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Assad 'repeatedly' used chemical weapons says Italy

17 aprile 2018 | 19.54
LETTURA: 1 minuti

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The government of Syria's authoritarian president Bashar al-Assad has "repeatedly" carried out chemical weapons attacks against the population, Italy's prime minister Paolo Gentiloni said on Tuesday.

"In the past ten days, staring with the night of 7 April, we know that chlorine, sarin or similar agents were used," Gentiloni told lawmakers.

"There is every evidence," he said in reference to the two alleged chemical attacks on the Syrian rebel enclave of Douma on 7 April.

"Various sources have confirmed that dozens of people died and hundreds were injured," Gentiloni said.

Chemical warfare is "unacceptable", the Italian leader said.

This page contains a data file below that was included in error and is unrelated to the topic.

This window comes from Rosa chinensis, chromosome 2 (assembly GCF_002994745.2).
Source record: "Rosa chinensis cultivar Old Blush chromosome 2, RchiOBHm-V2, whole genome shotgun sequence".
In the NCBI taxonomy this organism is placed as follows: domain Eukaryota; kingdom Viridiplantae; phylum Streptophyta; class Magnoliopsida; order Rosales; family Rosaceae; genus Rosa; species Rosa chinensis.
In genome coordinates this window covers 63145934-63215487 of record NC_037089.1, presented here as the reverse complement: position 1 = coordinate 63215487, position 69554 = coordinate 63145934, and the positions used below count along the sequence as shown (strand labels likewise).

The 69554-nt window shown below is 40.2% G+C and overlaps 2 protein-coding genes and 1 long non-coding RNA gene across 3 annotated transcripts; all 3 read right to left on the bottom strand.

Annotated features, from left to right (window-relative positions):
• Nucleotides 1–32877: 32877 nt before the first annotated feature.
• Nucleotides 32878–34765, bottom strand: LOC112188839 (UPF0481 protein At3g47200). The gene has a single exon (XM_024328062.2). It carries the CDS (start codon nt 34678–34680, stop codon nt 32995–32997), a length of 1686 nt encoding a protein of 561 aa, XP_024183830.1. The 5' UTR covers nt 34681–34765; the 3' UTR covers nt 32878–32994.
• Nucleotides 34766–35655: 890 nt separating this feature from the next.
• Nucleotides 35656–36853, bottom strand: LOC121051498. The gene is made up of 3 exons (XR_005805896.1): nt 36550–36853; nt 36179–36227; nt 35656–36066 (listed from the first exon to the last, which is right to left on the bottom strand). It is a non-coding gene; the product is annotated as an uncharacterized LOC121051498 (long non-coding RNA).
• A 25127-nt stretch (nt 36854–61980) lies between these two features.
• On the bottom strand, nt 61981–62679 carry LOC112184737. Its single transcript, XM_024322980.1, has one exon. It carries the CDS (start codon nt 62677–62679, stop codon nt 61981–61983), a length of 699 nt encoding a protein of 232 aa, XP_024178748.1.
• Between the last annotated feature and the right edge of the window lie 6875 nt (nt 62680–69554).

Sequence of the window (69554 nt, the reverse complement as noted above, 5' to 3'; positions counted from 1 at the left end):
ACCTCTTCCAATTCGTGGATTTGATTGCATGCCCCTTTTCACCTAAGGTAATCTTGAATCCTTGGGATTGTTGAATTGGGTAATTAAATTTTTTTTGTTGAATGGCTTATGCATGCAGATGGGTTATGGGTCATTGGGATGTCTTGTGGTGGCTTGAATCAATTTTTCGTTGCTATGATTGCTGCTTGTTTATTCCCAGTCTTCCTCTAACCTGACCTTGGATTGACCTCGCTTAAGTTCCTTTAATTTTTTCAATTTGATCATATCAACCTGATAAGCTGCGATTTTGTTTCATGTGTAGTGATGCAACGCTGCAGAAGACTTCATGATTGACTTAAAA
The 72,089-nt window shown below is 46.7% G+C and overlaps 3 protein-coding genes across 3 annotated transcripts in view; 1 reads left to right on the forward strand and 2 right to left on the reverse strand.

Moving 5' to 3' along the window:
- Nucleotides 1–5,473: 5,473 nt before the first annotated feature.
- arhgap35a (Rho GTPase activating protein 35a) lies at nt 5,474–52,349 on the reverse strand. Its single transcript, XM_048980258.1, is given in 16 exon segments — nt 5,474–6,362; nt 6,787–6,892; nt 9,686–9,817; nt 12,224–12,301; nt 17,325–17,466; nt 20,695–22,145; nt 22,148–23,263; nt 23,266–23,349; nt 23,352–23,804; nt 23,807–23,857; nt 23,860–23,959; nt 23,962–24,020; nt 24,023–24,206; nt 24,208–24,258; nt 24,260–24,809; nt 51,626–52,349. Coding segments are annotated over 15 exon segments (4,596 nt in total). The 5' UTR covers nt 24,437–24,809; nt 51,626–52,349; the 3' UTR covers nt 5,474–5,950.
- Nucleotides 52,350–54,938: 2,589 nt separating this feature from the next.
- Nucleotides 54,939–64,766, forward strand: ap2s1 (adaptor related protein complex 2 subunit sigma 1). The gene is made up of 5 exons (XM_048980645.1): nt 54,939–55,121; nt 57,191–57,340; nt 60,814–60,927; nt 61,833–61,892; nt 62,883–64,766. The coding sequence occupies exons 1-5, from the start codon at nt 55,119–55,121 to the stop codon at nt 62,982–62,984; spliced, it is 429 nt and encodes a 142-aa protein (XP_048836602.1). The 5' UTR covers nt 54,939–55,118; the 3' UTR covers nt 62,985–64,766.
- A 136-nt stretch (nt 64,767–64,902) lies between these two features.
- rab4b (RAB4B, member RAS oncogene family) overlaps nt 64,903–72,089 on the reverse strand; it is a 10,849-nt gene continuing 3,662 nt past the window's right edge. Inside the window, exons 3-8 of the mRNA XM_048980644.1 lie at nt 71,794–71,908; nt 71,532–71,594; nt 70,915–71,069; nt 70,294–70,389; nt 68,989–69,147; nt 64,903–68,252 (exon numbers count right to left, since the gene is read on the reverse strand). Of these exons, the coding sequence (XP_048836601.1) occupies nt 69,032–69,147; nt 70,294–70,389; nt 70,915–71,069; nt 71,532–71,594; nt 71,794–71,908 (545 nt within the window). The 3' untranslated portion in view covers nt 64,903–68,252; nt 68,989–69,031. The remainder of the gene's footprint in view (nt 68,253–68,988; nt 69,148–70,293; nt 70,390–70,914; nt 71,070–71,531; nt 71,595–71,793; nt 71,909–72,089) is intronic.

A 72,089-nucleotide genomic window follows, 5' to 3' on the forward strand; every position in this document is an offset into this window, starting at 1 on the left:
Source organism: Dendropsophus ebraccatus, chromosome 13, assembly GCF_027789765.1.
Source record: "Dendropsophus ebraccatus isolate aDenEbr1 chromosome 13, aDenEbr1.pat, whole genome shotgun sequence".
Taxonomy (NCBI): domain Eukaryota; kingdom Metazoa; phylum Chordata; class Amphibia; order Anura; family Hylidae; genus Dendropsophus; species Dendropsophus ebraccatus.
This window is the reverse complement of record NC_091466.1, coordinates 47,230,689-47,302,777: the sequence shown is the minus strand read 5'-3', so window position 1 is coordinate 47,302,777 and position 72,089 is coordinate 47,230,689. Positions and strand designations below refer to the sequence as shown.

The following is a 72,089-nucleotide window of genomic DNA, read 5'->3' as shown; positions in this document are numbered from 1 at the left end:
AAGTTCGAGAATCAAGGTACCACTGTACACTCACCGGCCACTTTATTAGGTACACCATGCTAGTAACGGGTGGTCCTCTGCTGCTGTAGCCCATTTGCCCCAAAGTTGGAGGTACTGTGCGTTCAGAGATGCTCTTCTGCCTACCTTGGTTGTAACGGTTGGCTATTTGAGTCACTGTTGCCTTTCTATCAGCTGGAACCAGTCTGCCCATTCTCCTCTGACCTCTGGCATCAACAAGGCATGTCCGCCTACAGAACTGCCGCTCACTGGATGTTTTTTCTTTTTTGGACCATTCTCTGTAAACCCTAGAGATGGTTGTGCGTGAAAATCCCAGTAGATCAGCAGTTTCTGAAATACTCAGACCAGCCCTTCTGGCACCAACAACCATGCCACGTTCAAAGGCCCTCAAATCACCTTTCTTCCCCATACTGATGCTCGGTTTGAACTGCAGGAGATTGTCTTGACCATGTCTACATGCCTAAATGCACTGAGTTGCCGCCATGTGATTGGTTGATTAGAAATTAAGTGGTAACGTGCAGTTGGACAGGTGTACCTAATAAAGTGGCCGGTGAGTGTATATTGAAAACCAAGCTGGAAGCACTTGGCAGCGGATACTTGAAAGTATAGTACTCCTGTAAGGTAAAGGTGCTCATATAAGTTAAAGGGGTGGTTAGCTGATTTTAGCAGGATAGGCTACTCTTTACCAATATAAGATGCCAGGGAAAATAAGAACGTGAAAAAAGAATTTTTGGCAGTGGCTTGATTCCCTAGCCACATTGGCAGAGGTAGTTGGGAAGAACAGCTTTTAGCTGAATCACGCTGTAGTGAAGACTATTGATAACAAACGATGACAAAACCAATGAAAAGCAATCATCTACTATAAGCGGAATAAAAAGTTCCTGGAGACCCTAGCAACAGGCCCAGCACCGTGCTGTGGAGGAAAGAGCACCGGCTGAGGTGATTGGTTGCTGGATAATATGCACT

Gentiloni denied Italy took part in an allied strike on three Syrian government sites on Saturday in retaliation for the alleged chemical attacks on Douma.

The US-UK-France strike against chemical weapons manufacturing sites on 14 April was "motivated, targeted, and circumscribed", and there was no evidence any civilians were killed, Gentiloni said.

Italy did not participate in the strike, and no military action departed from Italian territory, Gentiloni stated.

The Syrian government denies ever having used chemical weapons. But experts from the United Nations and the Organisation for the Prohibition of Chemical Weapons have ascribed four chemical attacks to the government during the seven-year-long civil war, including an attack on the rebel-held town of Khan Sheikhoun in April 2017 that involved the nerve agent Sarin.

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